Good news out of D.C. in regards to creating legislation on many of the mobile industry issues that we so painfully have to deal with on a regular basis. They seem to have this right when you look at what has transpired so far. Here are a few examples:
Why does a customer of the wireless companies who gets no subsidy on a phone still get stuck with a $175 early termination penalty?
We’ll call this the “iPhone problem.â€ Wireless carriers say consumers are getting huge subsidies, and as a result they’re forced to charge consumers early termination penalties. But we see consumers who get no subsidies still being charged the full penalty, such as iPhone purchasers or customers who bring their own phones—and we don’t see any accounting whatsoever about the real benefits consumers get. We’re concerned that those benefits are lower than companies claim.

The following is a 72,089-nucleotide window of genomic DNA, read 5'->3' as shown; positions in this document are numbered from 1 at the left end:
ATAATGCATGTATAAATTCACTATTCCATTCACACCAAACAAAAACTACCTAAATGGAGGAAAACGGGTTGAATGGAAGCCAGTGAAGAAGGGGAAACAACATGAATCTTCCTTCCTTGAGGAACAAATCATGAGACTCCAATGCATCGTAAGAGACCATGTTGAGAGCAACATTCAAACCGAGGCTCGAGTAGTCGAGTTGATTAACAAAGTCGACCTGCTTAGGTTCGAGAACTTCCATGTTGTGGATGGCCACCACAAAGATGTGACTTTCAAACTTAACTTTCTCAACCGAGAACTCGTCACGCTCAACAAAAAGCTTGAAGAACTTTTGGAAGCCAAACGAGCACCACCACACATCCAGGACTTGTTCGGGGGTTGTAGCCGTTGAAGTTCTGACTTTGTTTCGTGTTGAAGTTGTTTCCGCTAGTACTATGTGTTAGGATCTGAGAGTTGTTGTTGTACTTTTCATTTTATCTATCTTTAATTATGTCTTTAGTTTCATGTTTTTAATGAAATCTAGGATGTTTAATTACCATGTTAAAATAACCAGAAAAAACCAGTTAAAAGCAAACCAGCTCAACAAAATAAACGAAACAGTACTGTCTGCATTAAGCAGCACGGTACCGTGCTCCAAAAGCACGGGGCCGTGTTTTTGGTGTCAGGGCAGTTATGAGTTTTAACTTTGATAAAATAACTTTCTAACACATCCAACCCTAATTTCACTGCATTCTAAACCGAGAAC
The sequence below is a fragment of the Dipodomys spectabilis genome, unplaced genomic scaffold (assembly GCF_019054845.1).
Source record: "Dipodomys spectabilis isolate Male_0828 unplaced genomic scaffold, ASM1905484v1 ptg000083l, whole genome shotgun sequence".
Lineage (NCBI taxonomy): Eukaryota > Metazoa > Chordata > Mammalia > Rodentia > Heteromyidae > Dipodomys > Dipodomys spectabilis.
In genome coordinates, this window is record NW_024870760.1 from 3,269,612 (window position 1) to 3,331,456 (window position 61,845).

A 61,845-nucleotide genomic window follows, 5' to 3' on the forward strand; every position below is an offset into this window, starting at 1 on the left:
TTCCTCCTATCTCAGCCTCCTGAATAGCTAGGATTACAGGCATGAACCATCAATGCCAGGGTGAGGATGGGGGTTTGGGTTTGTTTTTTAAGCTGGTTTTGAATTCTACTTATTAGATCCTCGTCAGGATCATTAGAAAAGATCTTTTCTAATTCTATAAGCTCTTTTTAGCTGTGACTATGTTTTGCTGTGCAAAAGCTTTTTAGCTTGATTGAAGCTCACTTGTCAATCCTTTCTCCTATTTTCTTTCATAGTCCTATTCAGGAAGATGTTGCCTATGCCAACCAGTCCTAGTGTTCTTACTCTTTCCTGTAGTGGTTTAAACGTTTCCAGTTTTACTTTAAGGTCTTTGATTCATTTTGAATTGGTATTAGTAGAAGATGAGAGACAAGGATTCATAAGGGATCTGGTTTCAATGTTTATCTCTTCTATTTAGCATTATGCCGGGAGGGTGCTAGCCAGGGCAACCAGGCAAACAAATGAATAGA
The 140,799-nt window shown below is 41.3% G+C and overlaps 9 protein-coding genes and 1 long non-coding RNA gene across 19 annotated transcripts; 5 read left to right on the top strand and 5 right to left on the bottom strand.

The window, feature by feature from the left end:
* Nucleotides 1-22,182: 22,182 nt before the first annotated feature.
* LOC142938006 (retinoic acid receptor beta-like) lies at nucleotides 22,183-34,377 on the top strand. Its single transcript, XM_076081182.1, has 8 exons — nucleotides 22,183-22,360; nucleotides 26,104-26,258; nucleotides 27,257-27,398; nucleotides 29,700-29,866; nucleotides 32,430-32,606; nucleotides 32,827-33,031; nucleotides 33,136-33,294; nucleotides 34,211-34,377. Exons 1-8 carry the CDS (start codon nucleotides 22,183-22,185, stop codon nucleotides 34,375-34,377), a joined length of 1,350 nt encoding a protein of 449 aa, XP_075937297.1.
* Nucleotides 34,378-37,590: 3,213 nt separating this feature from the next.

But it’s the cost to the consumer that matters, and U.S. consumers pay more—an average of $506 each year, higher than the average of $439, and way above countries such as Sweden ($246), Spain ($293), and Germany ($371).
The bill would require carriers to sell contract-free phones, provide rate plan information in a “clear, plain, and conspicuous manner,” disclose any phone subsidies hidden in the plan’s price, and offer price-comparable plans with no subsidy or early termination fee.